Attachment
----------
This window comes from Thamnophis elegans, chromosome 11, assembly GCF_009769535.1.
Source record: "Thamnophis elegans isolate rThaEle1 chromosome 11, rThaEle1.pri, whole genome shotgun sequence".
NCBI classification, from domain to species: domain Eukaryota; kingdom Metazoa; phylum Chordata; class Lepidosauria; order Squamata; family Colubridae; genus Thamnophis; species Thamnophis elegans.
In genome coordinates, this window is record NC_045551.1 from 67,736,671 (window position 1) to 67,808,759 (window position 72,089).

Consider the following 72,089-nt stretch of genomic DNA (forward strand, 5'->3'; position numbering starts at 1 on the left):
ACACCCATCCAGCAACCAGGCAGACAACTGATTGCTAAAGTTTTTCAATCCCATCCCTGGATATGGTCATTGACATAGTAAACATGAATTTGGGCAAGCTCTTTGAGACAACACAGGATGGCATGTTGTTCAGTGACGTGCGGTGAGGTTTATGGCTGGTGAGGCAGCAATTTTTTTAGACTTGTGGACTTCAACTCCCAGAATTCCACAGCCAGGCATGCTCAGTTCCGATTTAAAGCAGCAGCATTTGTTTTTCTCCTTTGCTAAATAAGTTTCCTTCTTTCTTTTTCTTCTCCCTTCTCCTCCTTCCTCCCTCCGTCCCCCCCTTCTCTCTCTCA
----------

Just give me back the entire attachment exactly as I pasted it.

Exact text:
This window comes from Thamnophis elegans, chromosome 11, assembly GCF_009769535.1.
Source record: "Thamnophis elegans isolate rThaEle1 chromosome 11, rThaEle1.pri, whole genome shotgun sequence".
NCBI classification, from domain to species: domain Eukaryota; kingdom Metazoa; phylum Chordata; class Lepidosauria; order Squamata; family Colubridae; genus Thamnophis; species Thamnophis elegans.
In genome coordinates, this window is record NC_045551.1 from 67,736,671 (window position 1) to 67,808,759 (window position 72,089).

Consider the following 72,089-nt stretch of genomic DNA (forward strand, 5'->3'; position numbering starts at 1 on the left):
ACACCCATCCAGCAACCAGGCAGACAACTGATTGCTAAAGTTTTTCAATCCCATCCCTGGATATGGTCATTGACATAGTAAACATGAATTTGGGCAAGCTCTTTGAGACAACACAGGATGGCATGTTGTTCAGTGACGTGCGGTGAGGTTTATGGCTGGTGAGGCAGCAATTTTTTTAGACTTGTGGACTTCAACTCCCAGAATTCCACAGCCAGGCATGCTCAGTTCCGATTTAAAGCAGCAGCATTTGTTTTTCTCCTTTGCTAAATAAGTTTCCTTCTTTCTTTTTCTTCTCCCTTCTCCTCCTTCCTCCCTCCGTCCCCCCCTTCTCTCTCTCA